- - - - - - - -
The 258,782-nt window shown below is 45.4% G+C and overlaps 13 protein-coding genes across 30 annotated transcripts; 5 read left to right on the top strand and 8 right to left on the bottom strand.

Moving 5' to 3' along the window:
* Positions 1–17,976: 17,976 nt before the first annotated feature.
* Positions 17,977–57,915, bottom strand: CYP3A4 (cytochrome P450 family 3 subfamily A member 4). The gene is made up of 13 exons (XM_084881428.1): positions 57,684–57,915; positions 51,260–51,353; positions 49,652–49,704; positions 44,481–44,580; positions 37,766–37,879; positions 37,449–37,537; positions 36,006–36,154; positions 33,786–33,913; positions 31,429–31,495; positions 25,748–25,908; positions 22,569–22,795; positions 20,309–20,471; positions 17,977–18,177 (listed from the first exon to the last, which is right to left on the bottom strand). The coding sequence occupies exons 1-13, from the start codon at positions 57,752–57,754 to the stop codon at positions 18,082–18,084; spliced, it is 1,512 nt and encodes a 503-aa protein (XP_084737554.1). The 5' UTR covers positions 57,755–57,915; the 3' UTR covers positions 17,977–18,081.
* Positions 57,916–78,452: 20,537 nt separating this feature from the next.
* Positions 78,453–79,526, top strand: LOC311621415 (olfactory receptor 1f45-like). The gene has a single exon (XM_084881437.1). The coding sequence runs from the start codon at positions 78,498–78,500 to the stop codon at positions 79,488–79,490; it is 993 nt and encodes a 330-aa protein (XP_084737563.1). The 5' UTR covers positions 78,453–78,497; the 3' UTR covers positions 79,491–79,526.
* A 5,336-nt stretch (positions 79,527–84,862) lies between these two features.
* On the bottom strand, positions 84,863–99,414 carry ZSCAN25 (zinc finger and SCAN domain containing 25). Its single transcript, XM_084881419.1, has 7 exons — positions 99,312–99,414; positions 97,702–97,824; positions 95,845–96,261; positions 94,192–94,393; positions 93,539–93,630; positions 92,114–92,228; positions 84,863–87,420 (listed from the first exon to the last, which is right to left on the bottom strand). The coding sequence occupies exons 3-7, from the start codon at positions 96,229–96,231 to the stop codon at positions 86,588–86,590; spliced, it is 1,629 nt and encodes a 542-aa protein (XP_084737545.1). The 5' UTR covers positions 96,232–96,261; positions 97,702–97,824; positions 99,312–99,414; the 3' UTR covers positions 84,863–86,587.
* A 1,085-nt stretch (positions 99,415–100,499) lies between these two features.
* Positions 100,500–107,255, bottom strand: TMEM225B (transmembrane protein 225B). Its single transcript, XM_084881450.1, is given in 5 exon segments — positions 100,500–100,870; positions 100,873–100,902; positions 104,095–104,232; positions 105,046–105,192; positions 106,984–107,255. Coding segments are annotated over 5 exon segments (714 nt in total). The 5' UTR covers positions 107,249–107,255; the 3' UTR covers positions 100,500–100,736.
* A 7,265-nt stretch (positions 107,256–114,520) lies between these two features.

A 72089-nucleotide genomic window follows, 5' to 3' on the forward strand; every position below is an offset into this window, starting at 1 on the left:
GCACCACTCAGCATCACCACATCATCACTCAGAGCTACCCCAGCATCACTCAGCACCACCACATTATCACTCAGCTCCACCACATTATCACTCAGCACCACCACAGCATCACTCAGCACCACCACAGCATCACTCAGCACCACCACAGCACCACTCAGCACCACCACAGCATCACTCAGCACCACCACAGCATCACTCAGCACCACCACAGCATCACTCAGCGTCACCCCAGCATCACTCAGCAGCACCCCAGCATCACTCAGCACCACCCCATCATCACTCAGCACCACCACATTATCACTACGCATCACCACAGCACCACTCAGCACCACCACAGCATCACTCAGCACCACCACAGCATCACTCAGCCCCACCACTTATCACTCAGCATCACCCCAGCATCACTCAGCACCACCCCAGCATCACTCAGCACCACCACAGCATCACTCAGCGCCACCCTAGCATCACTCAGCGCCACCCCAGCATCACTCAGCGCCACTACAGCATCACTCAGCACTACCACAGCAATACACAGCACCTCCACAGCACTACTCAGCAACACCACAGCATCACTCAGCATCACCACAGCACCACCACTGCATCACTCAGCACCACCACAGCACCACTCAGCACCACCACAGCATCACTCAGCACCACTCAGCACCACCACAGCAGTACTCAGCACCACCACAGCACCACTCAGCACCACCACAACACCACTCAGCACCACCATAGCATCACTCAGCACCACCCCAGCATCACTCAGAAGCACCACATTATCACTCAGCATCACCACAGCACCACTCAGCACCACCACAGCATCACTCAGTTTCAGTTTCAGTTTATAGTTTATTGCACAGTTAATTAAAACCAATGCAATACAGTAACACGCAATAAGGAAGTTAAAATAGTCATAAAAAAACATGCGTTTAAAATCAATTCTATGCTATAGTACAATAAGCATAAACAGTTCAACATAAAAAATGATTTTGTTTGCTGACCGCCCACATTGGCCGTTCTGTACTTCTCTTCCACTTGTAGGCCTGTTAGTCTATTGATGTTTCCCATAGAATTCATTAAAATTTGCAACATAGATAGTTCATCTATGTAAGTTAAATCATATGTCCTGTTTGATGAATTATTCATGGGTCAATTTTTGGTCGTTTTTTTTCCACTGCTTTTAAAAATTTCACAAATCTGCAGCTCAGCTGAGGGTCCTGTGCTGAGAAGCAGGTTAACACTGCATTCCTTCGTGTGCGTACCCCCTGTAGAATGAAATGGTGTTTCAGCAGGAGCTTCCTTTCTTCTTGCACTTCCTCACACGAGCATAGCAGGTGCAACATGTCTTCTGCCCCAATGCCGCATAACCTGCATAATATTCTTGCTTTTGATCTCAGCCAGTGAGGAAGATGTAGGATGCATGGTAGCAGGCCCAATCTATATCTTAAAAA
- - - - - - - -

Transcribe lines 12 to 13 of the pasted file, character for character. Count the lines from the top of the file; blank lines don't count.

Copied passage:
A 72089-nucleotide genomic window follows, 5' to 3' on the forward strand; every position below is an offset into this window, starting at 1 on the left:
GCACCACTCAGCATCACCACATCATCACTCAGAGCTACCCCAGCATCACTCAGCACCACCACATTATCACTCAGCTCCACCACATTATCACTCAGCACCACCACAGCATCACTCAGCACCACCACAGCATCACTCAGCACCACCACAGCACCACTCAGCACCACCACAGCATCACTCAGCACCACCACAGCATCACTCAGCACCACCACAGCATCACTCAGCGTCACCCCAGCATCACTCAGCAGCACCCCAGCATCACTCAGCACCACCCCATCATCACTCAGCACCACCACATTATCACTACGCATCACCACAGCACCACTCAGCACCACCACAGCATCACTCAGCACCACCACAGCATCACTCAGCCCCACCACTTATCACTCAGCATCACCCCAGCATCACTCAGCACCACCCCAGCATCACTCAGCACCACCACAGCATCACTCAGCGCCACCCTAGCATCACTCAGCGCCACCCCAGCATCACTCAGCGCCACTACAGCATCACTCAGCACTACCACAGCAATACACAGCACCTCCACAGCACTACTCAGCAACACCACAGCATCACTCAGCATCACCACAGCACCACCACTGCATCACTCAGCACCACCACAGCACCACTCAGCACCACCACAGCATCACTCAGCACCACTCAGCACCACCACAGCAGTACTCAGCACCACCACAGCACCACTCAGCACCACCACAACACCACTCAGCACCACCATAGCATCACTCAGCACCACCCCAGCATCACTCAGAAGCACCACATTATCACTCAGCATCACCACAGCACCACTCAGCACCACCACAGCATCACTCAGTTTCAGTTTCAGTTTATAGTTTATTGCACAGTTAATTAAAACCAATGCAATACAGTAACACGCAATAAGGAAGTTAAAATAGTCATAAAAAAACATGCGTTTAAAATCAATTCTATGCTATAGTACAATAAGCATAAACAGTTCAACATAAAAAATGATTTTGTTTGCTGACCGCCCACATTGGCCGTTCTGTACTTCTCTTCCACTTGTAGGCCTGTTAGTCTATTGATGTTTCCCATAGAATTCATTAAAATTTGCAACATAGATAGTTCATCTATGTAAGTTAAATCATATGTCCTGTTTGATGAATTATTCATGGGTCAATTTTTGGTCGTTTTTTTTCCACTGCTTTTAAAAATTTCACAAATCTGCAGCTCAGCTGAGGGTCCTGTGCTGAGAAGCAGGTTAACACTGCATTCCTTCGTGTGCGTACCCCCTGTAGAATGAAATGGTGTTTCAGCAGGAGCTTCCTTTCTTCTTGCACTTCCTCACACGAGCATAGCAGGTGCAACATGTCTTCTGCCCCAATGCCGCATAACCTGCATAATATTCTTGCTTTTGATCTCAGCCAGTGAGGAAGATGTAGGATGCATGGTAGCAGGCCCAATCTATATCTTAAAAA